Stop Focusing On SAL’s!


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SALs (Sales Accepted Leads) and the resultant SQLs (Sales Qualified Leads) are the Holy Grail of Marketing and Sales.

Everything we do seems focused both on improving the quality and quantity of these. The thinking is if we get the right volume, our pipeline problems go away, we easily make our numbers.

There are a lot of huge leaps in this thinking. One is the assumption that sales people are maximizing their win rates and deal values, providing great leadership, creating great value for the customers. But that’s not what this post is about.

The big issue is, should we be changing our focus? Gordon Hogg, has an outstanding post, Is sales and marketing focused on everything but the problem?

Gordon’s point is outstanding, at any time only about 4% of the market will say they are ready to buy or on a buying journey. Gordon poses the question, “What happens when we look at the other 96% of the market?”

It’s a huge issue and a huge opportunity. Let’s dive into this.

First, let’s look at the 4%, it’s those that become our MQLs, SALs, SQLs. But your competition if focusing on those as well, so it’s much tougher to compete. Even if we could identify all of them, we may not even get the chance to compete because customers may already have enough alternatives they are assessing.

But, the biggest issue about that 4% is that we are engaging them very late in their buying process. They’ve done all the heavy lifting, they’ve figured out their problem (correctly or incorrectly), they’ve started sorting out how they are going to make a buying decision, they’ve done a lot of research and self education.

As a result, we are involved in the smallest part of their buying process, our ability to differentiate ourselves, our ability to create value is seriously impacted, simply because the customer has done most of the work already.

Somehow, we need to get involved earlier in the customer buying process, but our MQLs, SALs, SQLs aren’t designed to do this.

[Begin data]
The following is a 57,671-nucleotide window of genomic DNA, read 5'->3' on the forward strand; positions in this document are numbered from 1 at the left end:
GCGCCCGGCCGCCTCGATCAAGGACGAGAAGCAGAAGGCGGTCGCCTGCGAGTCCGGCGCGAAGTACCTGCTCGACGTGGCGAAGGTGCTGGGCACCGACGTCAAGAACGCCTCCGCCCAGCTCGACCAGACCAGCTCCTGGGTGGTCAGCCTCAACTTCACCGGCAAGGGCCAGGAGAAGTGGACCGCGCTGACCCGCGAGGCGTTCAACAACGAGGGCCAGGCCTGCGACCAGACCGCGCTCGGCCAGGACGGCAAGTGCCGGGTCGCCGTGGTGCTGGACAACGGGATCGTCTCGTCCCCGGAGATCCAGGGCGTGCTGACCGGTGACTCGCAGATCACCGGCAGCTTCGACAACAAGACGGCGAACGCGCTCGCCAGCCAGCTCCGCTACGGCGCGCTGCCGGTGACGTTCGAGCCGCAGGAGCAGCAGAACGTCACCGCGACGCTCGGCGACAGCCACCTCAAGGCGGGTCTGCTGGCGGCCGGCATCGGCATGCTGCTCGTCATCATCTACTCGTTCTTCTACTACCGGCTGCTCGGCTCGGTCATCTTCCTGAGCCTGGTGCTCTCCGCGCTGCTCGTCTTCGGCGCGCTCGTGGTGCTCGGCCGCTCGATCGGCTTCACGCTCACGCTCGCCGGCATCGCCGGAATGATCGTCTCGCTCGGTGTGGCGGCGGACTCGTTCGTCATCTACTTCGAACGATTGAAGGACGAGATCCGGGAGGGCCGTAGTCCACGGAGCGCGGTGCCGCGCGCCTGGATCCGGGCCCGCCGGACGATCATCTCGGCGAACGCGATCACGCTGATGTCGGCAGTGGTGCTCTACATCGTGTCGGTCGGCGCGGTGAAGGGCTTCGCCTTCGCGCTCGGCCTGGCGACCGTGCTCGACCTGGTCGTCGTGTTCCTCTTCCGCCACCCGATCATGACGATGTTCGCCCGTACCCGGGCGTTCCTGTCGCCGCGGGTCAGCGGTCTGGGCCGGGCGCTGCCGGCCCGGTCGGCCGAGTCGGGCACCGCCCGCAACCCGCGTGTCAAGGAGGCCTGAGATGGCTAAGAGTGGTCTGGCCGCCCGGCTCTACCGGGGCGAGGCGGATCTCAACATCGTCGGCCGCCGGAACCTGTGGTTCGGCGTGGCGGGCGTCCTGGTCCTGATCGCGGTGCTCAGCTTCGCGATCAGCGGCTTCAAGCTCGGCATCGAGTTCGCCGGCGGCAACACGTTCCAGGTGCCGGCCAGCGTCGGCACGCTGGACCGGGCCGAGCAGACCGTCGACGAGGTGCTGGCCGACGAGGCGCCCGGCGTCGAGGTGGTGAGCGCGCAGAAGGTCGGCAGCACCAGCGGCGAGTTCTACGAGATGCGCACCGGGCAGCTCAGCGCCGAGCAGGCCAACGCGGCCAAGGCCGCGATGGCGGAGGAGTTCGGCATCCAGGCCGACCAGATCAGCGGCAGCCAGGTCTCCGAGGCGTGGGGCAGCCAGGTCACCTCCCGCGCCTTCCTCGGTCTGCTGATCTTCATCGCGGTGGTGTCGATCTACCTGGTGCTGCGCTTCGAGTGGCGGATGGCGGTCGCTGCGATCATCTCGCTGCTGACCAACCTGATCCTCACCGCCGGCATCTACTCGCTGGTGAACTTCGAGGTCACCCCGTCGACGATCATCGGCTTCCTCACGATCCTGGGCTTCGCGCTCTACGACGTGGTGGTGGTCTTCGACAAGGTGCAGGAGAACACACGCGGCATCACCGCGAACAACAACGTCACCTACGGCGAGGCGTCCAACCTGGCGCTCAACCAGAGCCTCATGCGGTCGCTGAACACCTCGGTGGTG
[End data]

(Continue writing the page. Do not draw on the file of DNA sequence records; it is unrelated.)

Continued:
This gets us to the other 96% of the market. Those who “aren’t ready.” Maybe we need to reconsider this. There’s a large number that may be ready, but we just haven’t reached in a meaningful way.

There’s a large number who may be in their buying process, but early on, they aren’t ready–but that doesn’t mean they don’t need help. For example, if we use Gartner data from a number of years ago, we know customers typically don’t get sales invovled until they are 57% through the buying process (other research shows it is much later). But they also show, at least 53% of buying journeys end in no decision made, and where they blow up is roughly 37% through their buying journey.

We don’t get visibility to a large number of organizations that have a need to buy and have embarked on their buying journey, but blow up and never become a SAL! This is both a huge opportunity, probably far more than the 4% we focus on, but this is where we create the most value and differentiation. The biggest challenge customers have is not making a solution selection, but developing and navigating their own process.

We have to figure out how to identify and engage them!

But that’s not all.

What about the majority of customer who haven’t recognized the need to change? Not all of them will need to change, some have already solved the problem. But a large number of them should change but have realized it. This is where insight can be leveraged with great impact. It focuses on people who have started the buying journey, inciting them to change.

All our marketing and sales efforts seem to focus on MQL, SAL, SQLs. But, somehow it seems to be the smallest part of the opportunity and the most competitive.

What if we started looking at the 96%, what might that do in helping us find opportunities and create value for our customers? What would this do to help us make our numbers?

Republished with author's permission from original post.

Dave Brock
Dave has spent his career developing high performance organizations. He worked in sales, marketing, and executive management capacities with IBM, Tektronix and Keithley Instruments. His consulting clients include companies in the semiconductor, aerospace, electronics, consumer products, computer, telecommunications, retailing, internet, software, professional and financial services industries.


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